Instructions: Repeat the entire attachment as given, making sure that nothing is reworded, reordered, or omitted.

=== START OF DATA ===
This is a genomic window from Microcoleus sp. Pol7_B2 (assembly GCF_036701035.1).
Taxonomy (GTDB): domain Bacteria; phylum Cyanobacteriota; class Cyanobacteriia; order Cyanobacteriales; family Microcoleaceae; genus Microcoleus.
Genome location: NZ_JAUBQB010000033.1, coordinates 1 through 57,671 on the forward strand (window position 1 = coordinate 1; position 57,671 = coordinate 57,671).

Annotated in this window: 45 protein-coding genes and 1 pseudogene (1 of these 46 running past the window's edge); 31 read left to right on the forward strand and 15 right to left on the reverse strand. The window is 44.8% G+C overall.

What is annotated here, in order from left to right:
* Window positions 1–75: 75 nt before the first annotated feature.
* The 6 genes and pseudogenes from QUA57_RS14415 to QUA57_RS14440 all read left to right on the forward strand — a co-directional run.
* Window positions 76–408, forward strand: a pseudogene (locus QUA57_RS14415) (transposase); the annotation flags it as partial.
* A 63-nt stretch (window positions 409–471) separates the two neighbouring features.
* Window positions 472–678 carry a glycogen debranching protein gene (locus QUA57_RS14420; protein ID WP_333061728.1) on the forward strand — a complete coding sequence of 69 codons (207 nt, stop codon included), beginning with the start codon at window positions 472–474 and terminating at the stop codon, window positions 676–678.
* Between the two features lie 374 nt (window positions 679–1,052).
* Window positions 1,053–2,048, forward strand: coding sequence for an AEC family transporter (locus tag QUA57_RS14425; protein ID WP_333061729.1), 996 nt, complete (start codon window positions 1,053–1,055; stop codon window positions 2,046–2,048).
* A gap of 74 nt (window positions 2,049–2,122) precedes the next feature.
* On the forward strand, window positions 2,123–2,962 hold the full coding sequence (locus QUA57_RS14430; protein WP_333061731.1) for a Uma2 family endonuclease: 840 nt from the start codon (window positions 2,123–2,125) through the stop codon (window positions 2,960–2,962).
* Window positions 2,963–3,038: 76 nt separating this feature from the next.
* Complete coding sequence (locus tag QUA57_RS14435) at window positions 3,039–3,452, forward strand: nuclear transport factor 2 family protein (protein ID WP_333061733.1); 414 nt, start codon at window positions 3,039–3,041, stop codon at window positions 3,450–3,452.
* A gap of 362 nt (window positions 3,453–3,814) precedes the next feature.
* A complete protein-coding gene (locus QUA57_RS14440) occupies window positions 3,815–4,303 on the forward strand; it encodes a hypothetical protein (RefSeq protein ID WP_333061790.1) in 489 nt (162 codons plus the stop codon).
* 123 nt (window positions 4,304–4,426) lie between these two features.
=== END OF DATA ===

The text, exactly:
This is a genomic window from Microcoleus sp. Pol7_B2 (assembly GCF_036701035.1).
Taxonomy (GTDB): domain Bacteria; phylum Cyanobacteriota; class Cyanobacteriia; order Cyanobacteriales; family Microcoleaceae; genus Microcoleus.
Genome location: NZ_JAUBQB010000033.1, coordinates 1 through 57,671 on the forward strand (window position 1 = coordinate 1; position 57,671 = coordinate 57,671).

Annotated in this window: 45 protein-coding genes and 1 pseudogene (1 of these 46 running past the window's edge); 31 read left to right on the forward strand and 15 right to left on the reverse strand. The window is 44.8% G+C overall.

What is annotated here, in order from left to right:
* Window positions 1–75: 75 nt before the first annotated feature.
* The 6 genes and pseudogenes from QUA57_RS14415 to QUA57_RS14440 all read left to right on the forward strand — a co-directional run.
* Window positions 76–408, forward strand: a pseudogene (locus QUA57_RS14415) (transposase); the annotation flags it as partial.
* A 63-nt stretch (window positions 409–471) separates the two neighbouring features.
* Window positions 472–678 carry a glycogen debranching protein gene (locus QUA57_RS14420; protein ID WP_333061728.1) on the forward strand — a complete coding sequence of 69 codons (207 nt, stop codon included), beginning with the start codon at window positions 472–474 and terminating at the stop codon, window positions 676–678.
* Between the two features lie 374 nt (window positions 679–1,052).
* Window positions 1,053–2,048, forward strand: coding sequence for an AEC family transporter (locus tag QUA57_RS14425; protein ID WP_333061729.1), 996 nt, complete (start codon window positions 1,053–1,055; stop codon window positions 2,046–2,048).
* A gap of 74 nt (window positions 2,049–2,122) precedes the next feature.
* On the forward strand, window positions 2,123–2,962 hold the full coding sequence (locus QUA57_RS14430; protein WP_333061731.1) for a Uma2 family endonuclease: 840 nt from the start codon (window positions 2,123–2,125) through the stop codon (window positions 2,960–2,962).
* Window positions 2,963–3,038: 76 nt separating this feature from the next.
* Complete coding sequence (locus tag QUA57_RS14435) at window positions 3,039–3,452, forward strand: nuclear transport factor 2 family protein (protein ID WP_333061733.1); 414 nt, start codon at window positions 3,039–3,041, stop codon at window positions 3,450–3,452.
* A gap of 362 nt (window positions 3,453–3,814) precedes the next feature.
* A complete protein-coding gene (locus QUA57_RS14440) occupies window positions 3,815–4,303 on the forward strand; it encodes a hypothetical protein (RefSeq protein ID WP_333061790.1) in 489 nt (162 codons plus the stop codon).
* 123 nt (window positions 4,304–4,426) lie between these two features.